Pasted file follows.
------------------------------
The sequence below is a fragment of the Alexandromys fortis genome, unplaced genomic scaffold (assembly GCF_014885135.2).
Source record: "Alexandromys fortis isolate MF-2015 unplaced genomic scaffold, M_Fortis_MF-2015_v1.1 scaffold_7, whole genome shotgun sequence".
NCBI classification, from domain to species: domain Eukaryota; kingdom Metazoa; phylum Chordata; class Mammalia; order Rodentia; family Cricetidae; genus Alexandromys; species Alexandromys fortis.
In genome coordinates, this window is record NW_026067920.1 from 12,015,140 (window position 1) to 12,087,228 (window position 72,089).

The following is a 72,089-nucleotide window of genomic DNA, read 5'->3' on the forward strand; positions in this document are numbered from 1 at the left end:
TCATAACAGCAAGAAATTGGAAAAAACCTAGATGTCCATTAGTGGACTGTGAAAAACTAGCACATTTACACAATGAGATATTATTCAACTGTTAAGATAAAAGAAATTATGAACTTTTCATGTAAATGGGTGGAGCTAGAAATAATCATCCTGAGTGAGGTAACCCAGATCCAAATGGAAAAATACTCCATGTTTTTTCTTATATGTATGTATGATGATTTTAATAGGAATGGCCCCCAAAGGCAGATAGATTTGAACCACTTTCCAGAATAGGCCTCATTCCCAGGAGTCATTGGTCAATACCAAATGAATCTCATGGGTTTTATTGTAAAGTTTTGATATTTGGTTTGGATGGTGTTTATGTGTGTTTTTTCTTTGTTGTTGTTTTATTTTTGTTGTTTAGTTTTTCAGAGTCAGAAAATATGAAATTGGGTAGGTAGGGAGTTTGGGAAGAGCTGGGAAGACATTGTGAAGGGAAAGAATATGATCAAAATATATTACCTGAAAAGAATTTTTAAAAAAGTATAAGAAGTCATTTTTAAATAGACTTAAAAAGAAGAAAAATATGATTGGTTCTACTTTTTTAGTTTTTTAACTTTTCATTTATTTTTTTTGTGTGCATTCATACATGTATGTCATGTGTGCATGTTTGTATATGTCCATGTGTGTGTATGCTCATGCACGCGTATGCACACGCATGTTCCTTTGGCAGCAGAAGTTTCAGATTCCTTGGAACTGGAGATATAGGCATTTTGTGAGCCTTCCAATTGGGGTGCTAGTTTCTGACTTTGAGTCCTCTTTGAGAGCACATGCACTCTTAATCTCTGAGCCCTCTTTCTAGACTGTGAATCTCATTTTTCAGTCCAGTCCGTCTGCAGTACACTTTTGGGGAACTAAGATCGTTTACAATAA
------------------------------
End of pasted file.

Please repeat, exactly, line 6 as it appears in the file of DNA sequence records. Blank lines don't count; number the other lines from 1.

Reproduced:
TCATAACAGCAAGAAATTGGAAAAAACCTAGATGTCCATTAGTGGACTGTGAAAAACTAGCACATTTACACAATGAGATATTATTCAACTGTTAAGATAAAAGAAATTATGAACTTTTCATGTAAATGGGTGGAGCTAGAAATAATCATCCTGAGTGAGGTAACCCAGATCCAAATGGAAAAATACTCCATGTTTTTTCTTATATGTATGTATGATGATTTTAATAGGAATGGCCCCCAAAGGCAGATAGATTTGAACCACTTTCCAGAATAGGCCTCATTCCCAGGAGTCATTGGTCAATACCAAATGAATCTCATGGGTTTTATTGTAAAGTTTTGATATTTGGTTTGGATGGTGTTTATGTGTGTTTTTTCTTTGTTGTTGTTTTATTTTTGTTGTTTAGTTTTTCAGAGTCAGAAAATATGAAATTGGGTAGGTAGGGAGTTTGGGAAGAGCTGGGAAGACATTGTGAAGGGAAAGAATATGATCAAAATATATTACCTGAAAAGAATTTTTAAAAAAGTATAAGAAGTCATTTTTAAATAGACTTAAAAAGAAGAAAAATATGATTGGTTCTACTTTTTTAGTTTTTTAACTTTTCATTTATTTTTTTTGTGTGCATTCATACATGTATGTCATGTGTGCATGTTTGTATATGTCCATGTGTGTGTATGCTCATGCACGCGTATGCACACGCATGTTCCTTTGGCAGCAGAAGTTTCAGATTCCTTGGAACTGGAGATATAGGCATTTTGTGAGCCTTCCAATTGGGGTGCTAGTTTCTGACTTTGAGTCCTCTTTGAGAGCACATGCACTCTTAATCTCTGAGCCCTCTTTCTAGACTGTGAATCTCATTTTTCAGTCCAGTCCGTCTGCAGTACACTTTTGGGGAACTAAGATCGTTTACAATAA